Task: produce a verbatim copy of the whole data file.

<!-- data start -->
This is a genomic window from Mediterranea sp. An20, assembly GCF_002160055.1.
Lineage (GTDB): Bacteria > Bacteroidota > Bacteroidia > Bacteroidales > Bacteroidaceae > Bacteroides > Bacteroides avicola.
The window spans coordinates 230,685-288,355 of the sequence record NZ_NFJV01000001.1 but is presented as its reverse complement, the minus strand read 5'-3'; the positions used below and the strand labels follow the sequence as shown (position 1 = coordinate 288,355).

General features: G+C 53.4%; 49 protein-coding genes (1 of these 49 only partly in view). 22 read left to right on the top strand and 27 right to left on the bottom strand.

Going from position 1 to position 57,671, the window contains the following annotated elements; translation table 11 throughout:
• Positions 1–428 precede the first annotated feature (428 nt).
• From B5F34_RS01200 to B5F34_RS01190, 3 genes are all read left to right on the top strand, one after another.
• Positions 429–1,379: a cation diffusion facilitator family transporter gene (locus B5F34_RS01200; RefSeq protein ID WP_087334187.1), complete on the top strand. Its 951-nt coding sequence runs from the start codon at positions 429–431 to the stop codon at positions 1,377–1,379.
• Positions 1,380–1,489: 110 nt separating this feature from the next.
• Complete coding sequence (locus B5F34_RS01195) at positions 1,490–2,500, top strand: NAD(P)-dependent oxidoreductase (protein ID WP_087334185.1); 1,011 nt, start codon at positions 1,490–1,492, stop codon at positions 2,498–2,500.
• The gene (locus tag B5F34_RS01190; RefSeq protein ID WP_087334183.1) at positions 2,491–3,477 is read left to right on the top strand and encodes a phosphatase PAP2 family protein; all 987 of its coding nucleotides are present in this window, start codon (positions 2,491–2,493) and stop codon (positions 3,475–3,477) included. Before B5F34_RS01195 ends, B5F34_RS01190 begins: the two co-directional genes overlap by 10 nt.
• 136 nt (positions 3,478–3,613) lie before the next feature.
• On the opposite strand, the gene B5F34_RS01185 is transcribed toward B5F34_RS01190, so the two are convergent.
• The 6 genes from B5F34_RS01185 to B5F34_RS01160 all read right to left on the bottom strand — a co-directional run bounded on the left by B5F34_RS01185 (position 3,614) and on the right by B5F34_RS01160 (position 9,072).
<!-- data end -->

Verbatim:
This is a genomic window from Mediterranea sp. An20, assembly GCF_002160055.1.
Lineage (GTDB): Bacteria > Bacteroidota > Bacteroidia > Bacteroidales > Bacteroidaceae > Bacteroides > Bacteroides avicola.
The window spans coordinates 230,685-288,355 of the sequence record NZ_NFJV01000001.1 but is presented as its reverse complement, the minus strand read 5'-3'; the positions used below and the strand labels follow the sequence as shown (position 1 = coordinate 288,355).

General features: G+C 53.4%; 49 protein-coding genes (1 of these 49 only partly in view). 22 read left to right on the top strand and 27 right to left on the bottom strand.

Going from position 1 to position 57,671, the window contains the following annotated elements; translation table 11 throughout:
• Positions 1–428 precede the first annotated feature (428 nt).
• From B5F34_RS01200 to B5F34_RS01190, 3 genes are all read left to right on the top strand, one after another.
• Positions 429–1,379: a cation diffusion facilitator family transporter gene (locus B5F34_RS01200; RefSeq protein ID WP_087334187.1), complete on the top strand. Its 951-nt coding sequence runs from the start codon at positions 429–431 to the stop codon at positions 1,377–1,379.
• Positions 1,380–1,489: 110 nt separating this feature from the next.
• Complete coding sequence (locus B5F34_RS01195) at positions 1,490–2,500, top strand: NAD(P)-dependent oxidoreductase (protein ID WP_087334185.1); 1,011 nt, start codon at positions 1,490–1,492, stop codon at positions 2,498–2,500.
• The gene (locus tag B5F34_RS01190; RefSeq protein ID WP_087334183.1) at positions 2,491–3,477 is read left to right on the top strand and encodes a phosphatase PAP2 family protein; all 987 of its coding nucleotides are present in this window, start codon (positions 2,491–2,493) and stop codon (positions 3,475–3,477) included. Before B5F34_RS01195 ends, B5F34_RS01190 begins: the two co-directional genes overlap by 10 nt.
• 136 nt (positions 3,478–3,613) lie before the next feature.
• On the opposite strand, the gene B5F34_RS01185 is transcribed toward B5F34_RS01190, so the two are convergent.
• The 6 genes from B5F34_RS01185 to B5F34_RS01160 all read right to left on the bottom strand — a co-directional run bounded on the left by B5F34_RS01185 (position 3,614) and on the right by B5F34_RS01160 (position 9,072).